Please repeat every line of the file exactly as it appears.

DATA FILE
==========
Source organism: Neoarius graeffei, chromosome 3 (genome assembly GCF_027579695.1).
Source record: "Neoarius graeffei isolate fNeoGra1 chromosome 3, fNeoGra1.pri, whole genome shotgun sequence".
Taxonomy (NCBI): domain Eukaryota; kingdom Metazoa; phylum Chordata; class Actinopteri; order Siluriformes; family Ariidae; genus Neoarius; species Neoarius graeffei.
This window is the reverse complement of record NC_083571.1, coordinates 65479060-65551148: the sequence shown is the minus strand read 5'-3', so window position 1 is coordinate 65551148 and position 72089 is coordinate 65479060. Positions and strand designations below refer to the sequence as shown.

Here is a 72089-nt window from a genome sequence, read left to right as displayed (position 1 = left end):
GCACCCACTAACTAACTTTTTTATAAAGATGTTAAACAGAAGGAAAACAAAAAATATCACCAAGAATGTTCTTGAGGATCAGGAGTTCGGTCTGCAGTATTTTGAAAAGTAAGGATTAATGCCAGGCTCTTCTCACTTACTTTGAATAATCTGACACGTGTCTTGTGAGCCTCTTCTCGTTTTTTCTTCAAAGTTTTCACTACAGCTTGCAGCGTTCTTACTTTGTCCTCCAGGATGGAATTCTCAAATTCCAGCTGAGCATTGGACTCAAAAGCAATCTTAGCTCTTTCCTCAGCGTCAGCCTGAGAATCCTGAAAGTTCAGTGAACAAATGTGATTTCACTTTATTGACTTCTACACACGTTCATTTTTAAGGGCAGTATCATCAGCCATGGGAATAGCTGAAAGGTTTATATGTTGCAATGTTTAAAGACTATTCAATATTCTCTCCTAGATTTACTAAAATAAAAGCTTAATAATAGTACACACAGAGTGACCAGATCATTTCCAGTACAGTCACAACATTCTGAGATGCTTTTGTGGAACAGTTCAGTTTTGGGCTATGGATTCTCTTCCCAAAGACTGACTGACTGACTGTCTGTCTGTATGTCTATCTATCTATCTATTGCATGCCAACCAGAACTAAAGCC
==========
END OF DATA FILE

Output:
Source organism: Neoarius graeffei, chromosome 3 (genome assembly GCF_027579695.1).
Source record: "Neoarius graeffei isolate fNeoGra1 chromosome 3, fNeoGra1.pri, whole genome shotgun sequence".
Taxonomy (NCBI): domain Eukaryota; kingdom Metazoa; phylum Chordata; class Actinopteri; order Siluriformes; family Ariidae; genus Neoarius; species Neoarius graeffei.
This window is the reverse complement of record NC_083571.1, coordinates 65479060-65551148: the sequence shown is the minus strand read 5'-3', so window position 1 is coordinate 65551148 and position 72089 is coordinate 65479060. Positions and strand designations below refer to the sequence as shown.

Here is a 72089-nt window from a genome sequence, read left to right as displayed (position 1 = left end):
GCACCCACTAACTAACTTTTTTATAAAGATGTTAAACAGAAGGAAAACAAAAAATATCACCAAGAATGTTCTTGAGGATCAGGAGTTCGGTCTGCAGTATTTTGAAAAGTAAGGATTAATGCCAGGCTCTTCTCACTTACTTTGAATAATCTGACACGTGTCTTGTGAGCCTCTTCTCGTTTTTTCTTCAAAGTTTTCACTACAGCTTGCAGCGTTCTTACTTTGTCCTCCAGGATGGAATTCTCAAATTCCAGCTGAGCATTGGACTCAAAAGCAATCTTAGCTCTTTCCTCAGCGTCAGCCTGAGAATCCTGAAAGTTCAGTGAACAAATGTGATTTCACTTTATTGACTTCTACACACGTTCATTTTTAAGGGCAGTATCATCAGCCATGGGAATAGCTGAAAGGTTTATATGTTGCAATGTTTAAAGACTATTCAATATTCTCTCCTAGATTTACTAAAATAAAAGCTTAATAATAGTACACACAGAGTGACCAGATCATTTCCAGTACAGTCACAACATTCTGAGATGCTTTTGTGGAACAGTTCAGTTTTGGGCTATGGATTCTCTTCCCAAAGACTGACTGACTGACTGTCTGTCTGTATGTCTATCTATCTATCTATTGCATGCCAACCAGAACTAAAGCC